Personal Income and Outlays for Dec, Income Only for Jan: Spending -0.5% in Dec

-edited

The BEA's reports were among those delayed in the shutdown. Consumer spending is still delayed.

Due to the recent partial government shutdown, the BEA's Personal Income and Outlays report combines estimates for December 2018 and January 2019.

Personal income decreased 0.1 percent in January after increasing 1.0 percent in December, the largest increase since December 2012. Wages and salaries, the largest component of personal income, increased 0.3 percent in January after increasing 0.5 percent in December.

Personal Income and Outlays December 2018

Personal income increased $179.0 billion (1.0 percent) in December according to estimates released today by the Bureau of Economic Analysis. Disposable personal income increased $173.1 billion (1.1 percent), and personal consumption expenditures decreased $76.6 billion (-0.5 percent).

Real DPI increased 1.0 percent in December and real PCE decreased 0.6 percent. The PCE price index increased 0.1 percent. Excluding food and energy, the PCE price index increased 0.2 percent.

The increase in personal income in December primarily reflected increases in personal dividend income, compensation of employees, and farm proprietors’ income . Personal dividend income increased $83.4 billion, primarily reflecting a one-time special dividend payment by VMware Incorporated. Farm proprietors’ income increased $29.2 billion, which included subsidy payments associated with the Department of Agriculture’s Market Facilitation Program.

In December, real PCE decreased $77.9 billion which reflected a decrease of $67.2 billion in spending for goods and a $18.2 billion decrease in spending for services. Within goods, recreational goods and vehicles was the leading contributor to the decrease. Within services, the largest contributor to the decrease was spending for household electricity and gas.

Personal outlays decreased $71.3 billion in December. Personal saving rose to $1.21 trillion in December and the personal saving rate, personal saving as a percentage of disposable personal income, was 7.6 percent.

Personal Income January 2019

Personal income decreased $23.8 billion (-0.1 percent) in January. Disposable personal income (DPI) decreased $35.1 billion (-0.2 percent); Real DPI is unavailable for January.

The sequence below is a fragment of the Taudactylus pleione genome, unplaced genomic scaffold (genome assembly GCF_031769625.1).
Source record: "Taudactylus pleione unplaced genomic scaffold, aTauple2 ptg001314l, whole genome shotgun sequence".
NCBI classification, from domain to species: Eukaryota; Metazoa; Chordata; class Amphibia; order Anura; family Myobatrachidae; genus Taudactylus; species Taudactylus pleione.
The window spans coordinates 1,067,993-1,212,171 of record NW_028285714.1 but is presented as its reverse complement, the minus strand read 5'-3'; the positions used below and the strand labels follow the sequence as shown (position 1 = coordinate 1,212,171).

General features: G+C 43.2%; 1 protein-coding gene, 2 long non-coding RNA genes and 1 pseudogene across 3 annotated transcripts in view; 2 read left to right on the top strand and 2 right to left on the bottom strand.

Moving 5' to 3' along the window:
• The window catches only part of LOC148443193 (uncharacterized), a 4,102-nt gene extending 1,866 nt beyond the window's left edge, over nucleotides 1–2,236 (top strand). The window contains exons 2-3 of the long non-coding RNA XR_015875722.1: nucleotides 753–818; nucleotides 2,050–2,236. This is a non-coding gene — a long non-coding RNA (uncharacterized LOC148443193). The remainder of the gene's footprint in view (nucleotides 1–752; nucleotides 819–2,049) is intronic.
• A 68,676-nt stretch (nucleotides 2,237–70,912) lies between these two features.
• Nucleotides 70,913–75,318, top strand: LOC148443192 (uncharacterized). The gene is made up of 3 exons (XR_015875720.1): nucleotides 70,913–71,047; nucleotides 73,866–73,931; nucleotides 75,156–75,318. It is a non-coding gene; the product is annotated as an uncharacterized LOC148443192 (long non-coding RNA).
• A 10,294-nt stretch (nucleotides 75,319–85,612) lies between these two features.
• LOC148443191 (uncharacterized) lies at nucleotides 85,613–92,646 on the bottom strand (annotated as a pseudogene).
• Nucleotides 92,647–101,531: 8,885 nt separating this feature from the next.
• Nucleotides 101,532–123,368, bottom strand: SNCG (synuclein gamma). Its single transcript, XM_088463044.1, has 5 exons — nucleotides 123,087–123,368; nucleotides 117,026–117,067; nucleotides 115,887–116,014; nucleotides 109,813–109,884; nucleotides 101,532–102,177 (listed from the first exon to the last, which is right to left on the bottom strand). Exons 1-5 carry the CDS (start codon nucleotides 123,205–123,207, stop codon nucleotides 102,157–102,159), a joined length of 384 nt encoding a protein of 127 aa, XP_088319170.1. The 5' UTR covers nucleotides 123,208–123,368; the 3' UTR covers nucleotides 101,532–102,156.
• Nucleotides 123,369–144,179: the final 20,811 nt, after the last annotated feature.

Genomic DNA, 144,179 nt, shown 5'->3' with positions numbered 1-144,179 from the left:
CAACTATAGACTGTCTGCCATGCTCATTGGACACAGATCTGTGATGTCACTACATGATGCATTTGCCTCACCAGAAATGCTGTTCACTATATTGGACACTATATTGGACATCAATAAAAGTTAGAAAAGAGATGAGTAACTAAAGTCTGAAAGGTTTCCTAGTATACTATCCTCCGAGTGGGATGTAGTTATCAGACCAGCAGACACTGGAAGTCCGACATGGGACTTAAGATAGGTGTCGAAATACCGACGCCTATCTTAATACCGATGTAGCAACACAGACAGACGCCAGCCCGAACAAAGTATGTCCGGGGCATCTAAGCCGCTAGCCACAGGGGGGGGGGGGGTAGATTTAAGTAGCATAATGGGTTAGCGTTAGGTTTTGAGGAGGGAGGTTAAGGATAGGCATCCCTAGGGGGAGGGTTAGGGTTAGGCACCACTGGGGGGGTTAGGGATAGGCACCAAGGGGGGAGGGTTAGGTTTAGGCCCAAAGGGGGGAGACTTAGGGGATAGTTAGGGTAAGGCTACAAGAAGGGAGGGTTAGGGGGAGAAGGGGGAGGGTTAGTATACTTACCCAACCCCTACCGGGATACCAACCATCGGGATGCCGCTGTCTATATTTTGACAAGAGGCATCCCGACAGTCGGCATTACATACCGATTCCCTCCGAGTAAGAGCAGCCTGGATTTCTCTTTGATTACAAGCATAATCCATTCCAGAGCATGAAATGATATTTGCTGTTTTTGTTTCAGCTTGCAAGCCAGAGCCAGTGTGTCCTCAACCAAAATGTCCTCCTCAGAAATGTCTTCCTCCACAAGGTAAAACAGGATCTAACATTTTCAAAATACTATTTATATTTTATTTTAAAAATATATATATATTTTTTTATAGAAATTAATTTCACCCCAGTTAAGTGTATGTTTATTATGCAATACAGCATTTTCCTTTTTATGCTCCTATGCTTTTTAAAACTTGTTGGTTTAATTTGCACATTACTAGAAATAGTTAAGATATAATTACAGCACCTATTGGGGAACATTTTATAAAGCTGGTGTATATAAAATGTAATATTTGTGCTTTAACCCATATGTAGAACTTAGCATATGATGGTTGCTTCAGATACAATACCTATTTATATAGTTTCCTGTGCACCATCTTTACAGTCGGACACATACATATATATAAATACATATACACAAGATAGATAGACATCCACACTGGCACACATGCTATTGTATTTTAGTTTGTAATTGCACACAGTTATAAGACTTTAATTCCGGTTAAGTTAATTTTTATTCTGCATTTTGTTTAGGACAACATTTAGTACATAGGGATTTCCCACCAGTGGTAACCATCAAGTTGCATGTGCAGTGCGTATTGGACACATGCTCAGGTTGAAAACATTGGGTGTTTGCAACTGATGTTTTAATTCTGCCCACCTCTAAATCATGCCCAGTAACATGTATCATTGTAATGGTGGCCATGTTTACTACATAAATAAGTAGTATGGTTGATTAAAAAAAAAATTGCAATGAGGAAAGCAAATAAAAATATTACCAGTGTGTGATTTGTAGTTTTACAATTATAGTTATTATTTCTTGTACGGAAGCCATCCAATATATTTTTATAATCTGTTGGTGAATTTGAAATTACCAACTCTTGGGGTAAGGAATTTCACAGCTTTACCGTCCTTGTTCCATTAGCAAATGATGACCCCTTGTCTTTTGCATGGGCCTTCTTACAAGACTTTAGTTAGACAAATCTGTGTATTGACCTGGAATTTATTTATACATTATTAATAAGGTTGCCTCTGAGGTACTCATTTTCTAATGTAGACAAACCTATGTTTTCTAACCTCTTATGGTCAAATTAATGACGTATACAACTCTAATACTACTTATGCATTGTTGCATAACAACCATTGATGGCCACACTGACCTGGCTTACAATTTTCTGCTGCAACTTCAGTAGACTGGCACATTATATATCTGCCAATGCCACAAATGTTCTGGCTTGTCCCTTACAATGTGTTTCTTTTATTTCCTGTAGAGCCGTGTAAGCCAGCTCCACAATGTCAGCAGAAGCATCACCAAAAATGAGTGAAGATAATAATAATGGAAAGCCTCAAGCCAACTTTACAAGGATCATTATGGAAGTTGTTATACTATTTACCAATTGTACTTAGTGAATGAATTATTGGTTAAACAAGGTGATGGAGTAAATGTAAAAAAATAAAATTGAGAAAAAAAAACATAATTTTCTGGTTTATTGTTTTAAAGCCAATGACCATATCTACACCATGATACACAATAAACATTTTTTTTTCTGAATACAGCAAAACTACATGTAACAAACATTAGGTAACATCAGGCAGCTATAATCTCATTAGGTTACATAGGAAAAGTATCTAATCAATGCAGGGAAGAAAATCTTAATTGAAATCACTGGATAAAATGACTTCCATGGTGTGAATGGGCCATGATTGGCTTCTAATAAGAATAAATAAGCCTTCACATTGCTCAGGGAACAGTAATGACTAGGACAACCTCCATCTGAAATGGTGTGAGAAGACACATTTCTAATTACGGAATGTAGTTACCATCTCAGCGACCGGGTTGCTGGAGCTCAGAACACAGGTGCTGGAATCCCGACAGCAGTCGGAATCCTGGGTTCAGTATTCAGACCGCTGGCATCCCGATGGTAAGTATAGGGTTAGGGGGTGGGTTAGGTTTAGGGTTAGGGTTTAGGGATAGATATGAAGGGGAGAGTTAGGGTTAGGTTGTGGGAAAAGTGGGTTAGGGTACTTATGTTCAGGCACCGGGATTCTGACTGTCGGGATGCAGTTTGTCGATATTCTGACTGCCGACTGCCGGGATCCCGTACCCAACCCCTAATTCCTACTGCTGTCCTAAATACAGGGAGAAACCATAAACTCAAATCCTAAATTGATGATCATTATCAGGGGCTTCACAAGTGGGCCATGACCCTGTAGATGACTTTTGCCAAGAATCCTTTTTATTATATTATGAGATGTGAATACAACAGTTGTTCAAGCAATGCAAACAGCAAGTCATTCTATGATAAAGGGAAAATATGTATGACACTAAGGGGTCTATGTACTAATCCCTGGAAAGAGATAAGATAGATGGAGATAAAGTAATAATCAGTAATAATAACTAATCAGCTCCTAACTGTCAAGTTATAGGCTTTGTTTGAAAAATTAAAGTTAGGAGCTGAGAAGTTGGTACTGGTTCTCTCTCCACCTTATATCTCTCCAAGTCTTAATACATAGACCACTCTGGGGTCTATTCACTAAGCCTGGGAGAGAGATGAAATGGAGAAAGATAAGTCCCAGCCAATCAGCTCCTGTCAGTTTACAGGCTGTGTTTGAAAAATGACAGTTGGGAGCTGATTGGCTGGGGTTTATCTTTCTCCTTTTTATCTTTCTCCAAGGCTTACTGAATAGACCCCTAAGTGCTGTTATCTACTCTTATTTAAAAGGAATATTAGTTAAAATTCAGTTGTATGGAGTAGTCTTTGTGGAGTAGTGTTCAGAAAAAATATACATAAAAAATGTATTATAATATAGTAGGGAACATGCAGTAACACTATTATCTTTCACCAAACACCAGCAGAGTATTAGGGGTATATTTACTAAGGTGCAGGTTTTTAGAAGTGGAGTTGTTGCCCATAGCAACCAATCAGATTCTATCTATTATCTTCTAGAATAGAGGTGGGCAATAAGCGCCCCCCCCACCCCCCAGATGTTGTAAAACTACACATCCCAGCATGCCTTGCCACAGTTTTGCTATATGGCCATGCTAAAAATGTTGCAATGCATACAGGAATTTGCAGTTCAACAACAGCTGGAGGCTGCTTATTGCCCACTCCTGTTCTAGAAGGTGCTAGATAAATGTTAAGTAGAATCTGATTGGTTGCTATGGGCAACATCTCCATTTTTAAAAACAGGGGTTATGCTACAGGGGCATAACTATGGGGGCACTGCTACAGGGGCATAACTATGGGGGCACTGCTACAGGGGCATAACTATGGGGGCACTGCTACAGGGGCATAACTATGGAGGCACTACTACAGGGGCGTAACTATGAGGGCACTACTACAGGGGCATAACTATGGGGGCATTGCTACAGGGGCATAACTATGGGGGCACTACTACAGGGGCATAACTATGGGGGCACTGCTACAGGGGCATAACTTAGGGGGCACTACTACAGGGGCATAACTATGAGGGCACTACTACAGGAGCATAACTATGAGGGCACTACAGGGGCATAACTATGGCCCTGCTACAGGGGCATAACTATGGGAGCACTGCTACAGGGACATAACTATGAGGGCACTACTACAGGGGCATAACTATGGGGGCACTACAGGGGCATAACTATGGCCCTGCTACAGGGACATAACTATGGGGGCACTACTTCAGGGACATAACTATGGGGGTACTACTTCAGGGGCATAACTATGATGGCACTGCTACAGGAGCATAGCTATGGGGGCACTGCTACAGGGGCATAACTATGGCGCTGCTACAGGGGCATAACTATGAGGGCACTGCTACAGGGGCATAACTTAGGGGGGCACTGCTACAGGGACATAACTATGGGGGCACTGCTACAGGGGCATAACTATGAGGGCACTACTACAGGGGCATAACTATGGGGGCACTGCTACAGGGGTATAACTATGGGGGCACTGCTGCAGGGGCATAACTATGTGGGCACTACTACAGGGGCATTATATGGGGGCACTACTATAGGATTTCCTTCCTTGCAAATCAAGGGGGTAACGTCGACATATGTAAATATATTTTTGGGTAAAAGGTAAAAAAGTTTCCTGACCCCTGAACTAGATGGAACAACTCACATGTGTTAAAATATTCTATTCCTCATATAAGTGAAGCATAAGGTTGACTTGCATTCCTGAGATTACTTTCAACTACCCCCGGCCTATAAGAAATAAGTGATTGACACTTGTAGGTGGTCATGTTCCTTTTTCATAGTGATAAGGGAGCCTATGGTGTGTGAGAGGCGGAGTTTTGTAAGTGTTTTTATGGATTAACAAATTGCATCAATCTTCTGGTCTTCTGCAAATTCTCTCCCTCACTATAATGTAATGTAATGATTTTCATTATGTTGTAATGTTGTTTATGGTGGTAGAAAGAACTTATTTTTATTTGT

The decrease in personal income in January primarily reflected decreases in personal dividend income, farm proprietors’ income, and personal interest income that were partially offset by increases in social security benefit payments (related to cost of living adjustments), and other government social benefits to persons, which includes the Child Tax Credit and the Affordable Care Act refundable tax credit.

2018 Personal Income and Outlays

Personal income increased 4.5 percent in, compared with an increase of 4.4 percent in 2017. DPI increased 5.0 percent in 2018 compared with an increase of 4.4 percent in 2017. In 2018, PCE increased 4.7 percent, compared with an increase of 4.3 percent in 2017.

Real DPI increased 2.9 percent in 2018, compared with an increase of 2.6 percent in 2017. Real PCE increased 2.6 percent, compared with an increase of 2.5 percent in 2017.

Short Synopsis

  • Real income rose 1.0% in December and fell 0.1% in January.
  • Real wages rose 0.5% in December and 0.3% in January.
  • Real Spending declined 0.6% in December. Spending data for January is not available.

Income is up, but spending down.

Key Question: Is December an outlier on spending or did something significant just start?

I vote for the latter.

A reader just pinged me with this comment made by David Rosenberg:

"For those that still think December’s retail sales data are too weak to be believed, we just received SpendTrend’s retail sales figures (dollar volume growth) for February and the picture is not exactly pretty. In fact, the current YoY trend (+0.89%) is the worst it has been since early-2016 and is miles away from where it was at the peak of the tax cut stimulus(+5.99%) in May of last year."

Mike "Mish" Shedlock

Comments (1)
No. 1-1
KidHorn
KidHorn

The income is distorted by dividends paid in December.

This seems like the same muddle along data we've had for the past decade or so.